Twelve months is how long probate generally takes in Illinois for a formal probate that is straightforward, not complex, and with no fighting.
If the Illinois estate has large and complex assets, or litigation, the probate can take years.
Why Does Probate Take So Long In Illinois?
The main reason that probate takes so long in Illinois because of the creditor claim period under Illinois law. Under Illinois law, creditors must file any claims against the probate estate within six months of publication. See Deadlines and Timelines In Illinois Probate.
The filing of tax returns, and resolution of any disputes, can stretch the length it takes to probate an estate out even longer. See our article: Why Does Probate Take So Long? for an in-depth discussion of why probate can take such a long time no matter what state the estate is in.
Small Estates: A Matter of Weeks
If the Illinois estate of a decedent does not have to go through the formal probate process, the process will not take long. An interested person can submit a Small Estate Affidavit, which is permitted if the assets of the Illinois estate are $100,000 or less in value, and if there is no real property.
A small estate affidavit is a way of getting a decedent’s property transferred without having to go through court or the formal probate process.
Straightforward Probate In Illinois: About 12 Months
As set forth above, an Illinois probate estate will be open for at least six months to honor the requisite creditor claim period under Illinois law. Add in time to open the estate, marshal the assets, wait out the creditor period, and distribute assets, and the typical Illinois probate estate will take about 12 months.
Any issues that arise will slow down the process. For example, perhaps the estate representative has trouble locating one of the beneficiaries or heirs. Everyone will have to wait until the person is located or their rights are otherwise addressed until the estate can be distributed and closed.
Large, Complex, or Litigated Illinois Probates: Several Years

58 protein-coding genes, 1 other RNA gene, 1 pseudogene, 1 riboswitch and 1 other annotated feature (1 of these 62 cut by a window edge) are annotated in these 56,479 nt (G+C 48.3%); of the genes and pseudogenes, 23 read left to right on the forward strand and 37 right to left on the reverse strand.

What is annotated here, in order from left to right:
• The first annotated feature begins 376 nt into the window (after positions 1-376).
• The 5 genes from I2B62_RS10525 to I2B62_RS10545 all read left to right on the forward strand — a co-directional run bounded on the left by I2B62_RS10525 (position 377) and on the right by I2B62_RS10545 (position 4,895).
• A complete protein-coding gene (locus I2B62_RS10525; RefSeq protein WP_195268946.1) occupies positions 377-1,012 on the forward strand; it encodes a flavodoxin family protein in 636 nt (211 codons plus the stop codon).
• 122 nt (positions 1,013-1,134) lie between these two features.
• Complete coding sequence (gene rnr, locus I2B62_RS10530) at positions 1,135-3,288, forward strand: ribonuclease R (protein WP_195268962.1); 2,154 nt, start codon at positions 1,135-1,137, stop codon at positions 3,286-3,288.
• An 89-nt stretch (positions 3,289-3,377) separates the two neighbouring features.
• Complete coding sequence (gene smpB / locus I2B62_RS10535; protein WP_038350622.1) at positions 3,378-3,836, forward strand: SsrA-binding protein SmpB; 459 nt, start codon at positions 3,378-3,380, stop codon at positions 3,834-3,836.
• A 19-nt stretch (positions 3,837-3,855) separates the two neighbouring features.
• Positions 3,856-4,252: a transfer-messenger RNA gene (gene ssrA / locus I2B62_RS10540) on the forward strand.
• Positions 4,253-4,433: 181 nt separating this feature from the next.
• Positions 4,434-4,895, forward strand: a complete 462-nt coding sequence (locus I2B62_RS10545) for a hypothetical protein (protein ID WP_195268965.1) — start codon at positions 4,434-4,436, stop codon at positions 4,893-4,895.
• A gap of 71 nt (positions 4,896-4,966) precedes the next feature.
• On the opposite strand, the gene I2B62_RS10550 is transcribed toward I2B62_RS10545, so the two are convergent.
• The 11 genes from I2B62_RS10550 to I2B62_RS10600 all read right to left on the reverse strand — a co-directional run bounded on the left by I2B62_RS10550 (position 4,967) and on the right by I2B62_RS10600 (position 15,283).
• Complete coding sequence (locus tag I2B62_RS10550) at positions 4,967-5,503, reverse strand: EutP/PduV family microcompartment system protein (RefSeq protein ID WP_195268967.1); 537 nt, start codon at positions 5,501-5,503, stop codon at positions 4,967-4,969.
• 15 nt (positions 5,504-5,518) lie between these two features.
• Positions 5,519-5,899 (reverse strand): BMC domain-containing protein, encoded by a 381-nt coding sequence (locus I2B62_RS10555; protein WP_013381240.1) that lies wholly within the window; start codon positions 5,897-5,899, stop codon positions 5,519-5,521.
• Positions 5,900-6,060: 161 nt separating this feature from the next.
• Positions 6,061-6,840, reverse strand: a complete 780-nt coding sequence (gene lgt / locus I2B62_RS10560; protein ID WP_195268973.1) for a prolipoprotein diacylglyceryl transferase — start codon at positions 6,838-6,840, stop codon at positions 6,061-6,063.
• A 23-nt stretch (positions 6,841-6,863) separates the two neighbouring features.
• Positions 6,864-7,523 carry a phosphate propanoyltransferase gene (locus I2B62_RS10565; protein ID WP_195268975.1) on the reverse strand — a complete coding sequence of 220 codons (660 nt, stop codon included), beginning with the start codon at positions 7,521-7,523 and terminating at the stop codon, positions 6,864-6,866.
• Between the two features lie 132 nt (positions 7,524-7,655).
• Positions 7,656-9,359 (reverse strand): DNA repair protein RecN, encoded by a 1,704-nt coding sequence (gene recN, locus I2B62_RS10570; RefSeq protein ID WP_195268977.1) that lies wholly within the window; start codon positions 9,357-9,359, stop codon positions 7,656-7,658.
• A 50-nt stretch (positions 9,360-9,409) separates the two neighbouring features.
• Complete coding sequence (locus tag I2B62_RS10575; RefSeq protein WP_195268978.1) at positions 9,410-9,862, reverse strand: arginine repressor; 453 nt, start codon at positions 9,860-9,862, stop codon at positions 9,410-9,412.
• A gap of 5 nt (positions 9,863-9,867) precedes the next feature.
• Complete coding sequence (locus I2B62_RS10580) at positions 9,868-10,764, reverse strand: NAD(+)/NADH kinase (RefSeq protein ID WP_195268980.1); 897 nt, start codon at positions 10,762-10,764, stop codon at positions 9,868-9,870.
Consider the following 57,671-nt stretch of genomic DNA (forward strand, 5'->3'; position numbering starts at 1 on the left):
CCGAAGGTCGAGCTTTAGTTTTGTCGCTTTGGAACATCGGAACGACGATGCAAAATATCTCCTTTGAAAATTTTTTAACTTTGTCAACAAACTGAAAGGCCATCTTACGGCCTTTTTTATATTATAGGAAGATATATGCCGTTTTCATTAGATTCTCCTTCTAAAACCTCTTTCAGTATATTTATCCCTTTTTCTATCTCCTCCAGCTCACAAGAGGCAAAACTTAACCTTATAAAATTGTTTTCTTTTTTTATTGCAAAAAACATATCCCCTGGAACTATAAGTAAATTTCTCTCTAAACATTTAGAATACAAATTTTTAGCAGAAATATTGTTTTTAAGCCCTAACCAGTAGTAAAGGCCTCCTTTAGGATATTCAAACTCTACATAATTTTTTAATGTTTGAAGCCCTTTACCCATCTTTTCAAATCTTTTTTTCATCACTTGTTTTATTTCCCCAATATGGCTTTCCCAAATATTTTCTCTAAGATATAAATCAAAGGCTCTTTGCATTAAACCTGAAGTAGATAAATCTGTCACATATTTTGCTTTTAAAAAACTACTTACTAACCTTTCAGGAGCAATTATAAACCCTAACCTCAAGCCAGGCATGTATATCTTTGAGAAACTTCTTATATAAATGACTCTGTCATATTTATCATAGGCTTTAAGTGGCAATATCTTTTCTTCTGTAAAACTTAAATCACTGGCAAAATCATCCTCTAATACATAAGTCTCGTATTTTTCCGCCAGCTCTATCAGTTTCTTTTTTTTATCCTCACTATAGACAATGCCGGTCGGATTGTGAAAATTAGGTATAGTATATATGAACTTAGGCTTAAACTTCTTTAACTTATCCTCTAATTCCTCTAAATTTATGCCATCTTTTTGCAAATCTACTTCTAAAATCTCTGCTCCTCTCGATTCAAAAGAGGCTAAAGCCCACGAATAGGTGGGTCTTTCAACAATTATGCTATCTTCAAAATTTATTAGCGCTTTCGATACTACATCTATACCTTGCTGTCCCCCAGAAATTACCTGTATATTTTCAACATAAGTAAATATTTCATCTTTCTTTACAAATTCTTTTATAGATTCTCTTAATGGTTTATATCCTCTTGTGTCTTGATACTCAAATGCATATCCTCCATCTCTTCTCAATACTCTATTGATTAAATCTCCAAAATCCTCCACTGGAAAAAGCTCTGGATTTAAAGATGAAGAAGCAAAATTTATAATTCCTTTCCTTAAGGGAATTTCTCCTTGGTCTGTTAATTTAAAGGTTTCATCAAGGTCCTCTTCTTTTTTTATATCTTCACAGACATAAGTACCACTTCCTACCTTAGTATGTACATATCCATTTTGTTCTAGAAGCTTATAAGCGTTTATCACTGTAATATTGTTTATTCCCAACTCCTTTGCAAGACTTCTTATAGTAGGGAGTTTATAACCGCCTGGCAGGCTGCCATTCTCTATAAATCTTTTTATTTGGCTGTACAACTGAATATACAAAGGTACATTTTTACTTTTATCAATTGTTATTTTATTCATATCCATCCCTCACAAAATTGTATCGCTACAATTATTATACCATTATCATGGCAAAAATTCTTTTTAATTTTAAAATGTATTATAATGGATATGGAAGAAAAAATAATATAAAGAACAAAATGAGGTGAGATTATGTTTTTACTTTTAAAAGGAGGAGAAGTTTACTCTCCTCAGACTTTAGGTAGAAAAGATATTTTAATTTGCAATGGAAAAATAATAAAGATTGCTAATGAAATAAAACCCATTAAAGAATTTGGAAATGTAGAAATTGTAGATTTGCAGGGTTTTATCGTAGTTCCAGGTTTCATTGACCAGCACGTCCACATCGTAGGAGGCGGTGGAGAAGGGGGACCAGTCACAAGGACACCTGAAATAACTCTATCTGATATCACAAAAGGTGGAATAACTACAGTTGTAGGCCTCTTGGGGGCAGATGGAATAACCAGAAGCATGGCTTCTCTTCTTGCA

If the decedent was very wealthy, owned a business, or had significant debt, the Illinois probate process can take a long time. Untangling a decedent’s individual and business financial life is not a simple task. The representative of the estate needs to first determine and marshal the decedent’s assets, value the decedent’s assets, determine all of the creditors, and wait the requisite time period. The more assets and holdings that a decedent has, the longer the probate process will take.
If the decedent owned real property, the estate representative will also usually have to appraise the property before distributing to the beneficiaries or selling the property. Selling real property can add several months to the probate.
Another factor that impacts how long an Illinois probate can take is litigation. This includes litigation between the beneficiaries of the estate (when someone brings a will contest), litigation on behalf of the estate, and litigation against the representative of the estate. Litigation in an estate will easily add months, and usually years to the length of the probate. Litigation is expensive, time consuming, and emotionally draining.
What Happens If the Estate Representative Is Not Diligent?
The representative of the estate (the personal representative or the administrator) can have a big impact on how long probate takes in Illinois. Not everyone who serves as an estate representative is fast, diligent, or possesses the requisite skills to make the process smooth and painless.
An Illinois probate lawyer will help the probate process move forward, but will still depend on the responsiveness and diligence of the estate representative to marshal the estate and keep the process moving forward.